food

Continent-Shaped Cookie Cutters

feed the world cookie cutters

I’ve done very little cooking or baking this year, but now that it’s fall (which means cooler weather and the holidays) I’m getting inspired to spend some more time in the kitchen. Especially if I had these Feed the World cookie cutters, which are shaped like all the continents. How cool would it be to make your own sugar cookies and ice all the places you’ve visited? Or draw stars on the destinations you’d like to see next?

Plus, part of the proceeds benefit hunger relief. I suppose that’s a good enough reason to pick them up and indulge!

Happy Friday!

(Photo of Feed the World Cookie Cutters via Annie’s Blue Ribbon General Store; $20)

My Host Family in Xela

Catalina and me

Catalina and me

For the week I was in Xela, I lived with a Guatemalan family. My host mom was more like a host abuela—Catalina was an older woman who had several adult children and grandkids, most of whom lived nearby. She’d been hosting PLQE students for more than 15 years.

Her house was on Diagonal 2, a few blocks away from PLQE. Besides her and myself, two 20-something Guatemalan guys lived there: Eddie, who worked in a bank, and Gaspar, a med student.

Diagonal 2

Diagonal 2

I loved the layout of Catalina’s house and wished my NYC apartment resembled it more. Four bedrooms, a bathroom and kitchen flanked a small, central courtyard that was bright and airy during the day, when the sun streamed in. The focal point of the courtyard was the pila, the green, table-like structure on the right. It has a basin in the center for clean water, and two surfaces on either side for washing dishes and clothing.

My room was small and basic, but comfy enough.

my room in xela

I came home for every meal and felt super-lucky to have Catalina as a host mom. She was an amazing cook and never served the same dish twice. Breakfast was usually eggs (my fave!), beans and the amazingly delicious corn tortillas that Guatemalans eat with every meal. Lunches and dinner were often rice, chicken or pork with veggies and more tortillas. Catalina’s dishes were such a nice change from the oatmeal/eggs/avocado/bagel/soup diet I subsist on at home in NYC.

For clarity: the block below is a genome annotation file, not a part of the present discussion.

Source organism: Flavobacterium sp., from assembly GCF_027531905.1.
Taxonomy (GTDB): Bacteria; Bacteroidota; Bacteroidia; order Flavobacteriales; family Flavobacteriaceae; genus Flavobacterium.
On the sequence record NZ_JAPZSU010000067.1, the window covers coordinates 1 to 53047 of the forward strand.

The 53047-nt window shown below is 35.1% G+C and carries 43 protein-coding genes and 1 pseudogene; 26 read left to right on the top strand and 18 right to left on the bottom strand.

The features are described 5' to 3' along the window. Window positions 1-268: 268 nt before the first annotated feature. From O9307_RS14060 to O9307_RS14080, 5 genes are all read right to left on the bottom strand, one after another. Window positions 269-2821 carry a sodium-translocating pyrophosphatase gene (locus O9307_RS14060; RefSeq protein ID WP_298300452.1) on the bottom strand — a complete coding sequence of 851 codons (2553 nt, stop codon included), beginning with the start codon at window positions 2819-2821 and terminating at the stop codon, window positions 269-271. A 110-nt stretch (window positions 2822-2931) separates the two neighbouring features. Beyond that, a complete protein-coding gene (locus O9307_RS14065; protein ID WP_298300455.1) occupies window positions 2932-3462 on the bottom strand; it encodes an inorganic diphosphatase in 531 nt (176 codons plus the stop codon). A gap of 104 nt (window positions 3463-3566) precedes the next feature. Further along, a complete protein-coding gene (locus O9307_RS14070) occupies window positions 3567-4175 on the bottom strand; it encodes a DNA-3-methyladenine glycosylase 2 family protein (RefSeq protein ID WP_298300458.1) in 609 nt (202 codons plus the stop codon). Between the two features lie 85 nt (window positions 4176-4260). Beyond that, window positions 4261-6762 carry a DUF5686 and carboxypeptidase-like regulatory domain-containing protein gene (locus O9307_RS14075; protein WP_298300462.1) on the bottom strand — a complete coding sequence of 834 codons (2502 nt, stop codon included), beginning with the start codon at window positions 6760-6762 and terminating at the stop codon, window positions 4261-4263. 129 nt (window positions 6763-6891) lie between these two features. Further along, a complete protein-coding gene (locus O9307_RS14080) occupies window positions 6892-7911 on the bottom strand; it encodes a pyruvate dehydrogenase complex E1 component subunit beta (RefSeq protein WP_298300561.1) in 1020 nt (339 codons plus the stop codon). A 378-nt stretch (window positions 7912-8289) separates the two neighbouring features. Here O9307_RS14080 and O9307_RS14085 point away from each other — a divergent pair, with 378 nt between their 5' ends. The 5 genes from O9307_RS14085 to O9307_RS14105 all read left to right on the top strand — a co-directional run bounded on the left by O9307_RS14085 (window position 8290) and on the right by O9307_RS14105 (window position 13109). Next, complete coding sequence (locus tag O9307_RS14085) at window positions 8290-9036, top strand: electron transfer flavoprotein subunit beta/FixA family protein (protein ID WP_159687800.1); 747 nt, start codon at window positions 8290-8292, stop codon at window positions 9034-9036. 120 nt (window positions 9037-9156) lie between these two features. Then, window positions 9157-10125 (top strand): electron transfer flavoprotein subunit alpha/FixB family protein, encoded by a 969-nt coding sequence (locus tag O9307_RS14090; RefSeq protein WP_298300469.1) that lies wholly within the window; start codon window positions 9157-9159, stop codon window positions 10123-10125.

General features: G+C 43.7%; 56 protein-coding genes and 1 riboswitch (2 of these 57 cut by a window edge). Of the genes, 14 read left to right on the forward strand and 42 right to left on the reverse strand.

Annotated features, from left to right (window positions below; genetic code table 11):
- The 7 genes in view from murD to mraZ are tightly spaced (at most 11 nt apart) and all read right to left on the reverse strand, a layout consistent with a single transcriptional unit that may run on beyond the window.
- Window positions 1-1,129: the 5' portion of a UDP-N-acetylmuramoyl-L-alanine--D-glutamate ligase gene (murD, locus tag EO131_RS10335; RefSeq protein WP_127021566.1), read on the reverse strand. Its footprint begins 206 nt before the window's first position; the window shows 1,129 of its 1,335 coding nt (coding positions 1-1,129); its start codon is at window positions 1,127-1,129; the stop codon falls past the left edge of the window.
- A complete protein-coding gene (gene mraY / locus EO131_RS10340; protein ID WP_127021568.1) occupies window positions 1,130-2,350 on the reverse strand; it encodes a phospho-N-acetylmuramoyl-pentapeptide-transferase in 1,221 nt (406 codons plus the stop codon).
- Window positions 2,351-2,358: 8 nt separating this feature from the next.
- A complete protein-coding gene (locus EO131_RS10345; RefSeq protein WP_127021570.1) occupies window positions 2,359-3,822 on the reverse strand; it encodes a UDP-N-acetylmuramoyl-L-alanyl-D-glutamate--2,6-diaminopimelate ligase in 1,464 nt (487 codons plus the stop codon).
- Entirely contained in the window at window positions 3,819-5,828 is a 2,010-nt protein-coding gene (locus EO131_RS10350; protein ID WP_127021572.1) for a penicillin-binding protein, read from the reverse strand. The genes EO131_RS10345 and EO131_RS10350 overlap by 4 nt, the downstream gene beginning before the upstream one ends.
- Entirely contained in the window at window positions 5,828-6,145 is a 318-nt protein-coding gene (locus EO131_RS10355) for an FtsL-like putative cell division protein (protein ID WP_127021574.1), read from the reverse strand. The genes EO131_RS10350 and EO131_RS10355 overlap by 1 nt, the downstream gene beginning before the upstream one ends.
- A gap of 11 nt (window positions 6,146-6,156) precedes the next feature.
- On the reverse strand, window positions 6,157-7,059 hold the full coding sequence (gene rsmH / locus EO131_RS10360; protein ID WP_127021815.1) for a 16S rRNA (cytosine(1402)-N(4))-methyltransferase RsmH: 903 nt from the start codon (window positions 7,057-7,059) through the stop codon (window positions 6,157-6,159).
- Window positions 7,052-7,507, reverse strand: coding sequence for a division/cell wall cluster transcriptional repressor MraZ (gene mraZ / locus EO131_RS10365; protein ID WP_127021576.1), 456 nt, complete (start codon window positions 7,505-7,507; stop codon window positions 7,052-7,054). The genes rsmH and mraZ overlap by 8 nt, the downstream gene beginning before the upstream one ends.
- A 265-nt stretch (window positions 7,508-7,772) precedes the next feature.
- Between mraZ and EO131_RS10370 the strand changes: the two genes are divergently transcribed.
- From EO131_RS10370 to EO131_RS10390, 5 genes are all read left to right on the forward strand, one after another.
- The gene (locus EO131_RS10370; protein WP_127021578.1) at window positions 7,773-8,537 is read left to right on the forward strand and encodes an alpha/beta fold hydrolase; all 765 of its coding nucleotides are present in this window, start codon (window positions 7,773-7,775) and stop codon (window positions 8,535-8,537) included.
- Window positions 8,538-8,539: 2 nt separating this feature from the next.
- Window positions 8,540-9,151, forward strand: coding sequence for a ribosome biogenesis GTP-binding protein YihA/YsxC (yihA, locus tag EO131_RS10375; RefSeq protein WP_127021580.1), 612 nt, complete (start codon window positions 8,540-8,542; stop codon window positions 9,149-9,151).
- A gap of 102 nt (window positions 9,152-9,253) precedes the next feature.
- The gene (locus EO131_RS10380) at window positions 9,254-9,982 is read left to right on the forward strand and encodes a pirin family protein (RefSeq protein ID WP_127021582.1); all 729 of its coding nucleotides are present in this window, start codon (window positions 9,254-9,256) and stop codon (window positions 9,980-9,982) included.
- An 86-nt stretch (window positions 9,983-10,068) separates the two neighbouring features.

lunch

Plus, those meals were another opportunity to practice Spanish—though, admittedly, I couldn’t really follow the conversations unless someone spoke directly to me in slow, basic Spanish. And then repeated everything twice. Gaspar spoke English quite well and (even though I guess it was cheating, a little!) sometimes helped me out by explaining words and phrases in English.

Gaspar and me

Gaspar and me–it literally took Catalina 15 tries to take this photo with my iPhone рџ™‚

Before I came to Xela, I notified PLQE that I was allergic to cats and dogs and couldn’t live in a house with either. But it didn’t occur to me that families would have other kinds of animals.

On the first day I met Catalina, I nearly freaked out when I saw her pet—a plump chicken named Paloma. I am deathly afraid of birds. That afternoon, she started to walk into my room, but ran out when I gasped and jumped on my bed. After that, she stayed away from me (smart bird!) and only tried to come in one other time.

paloma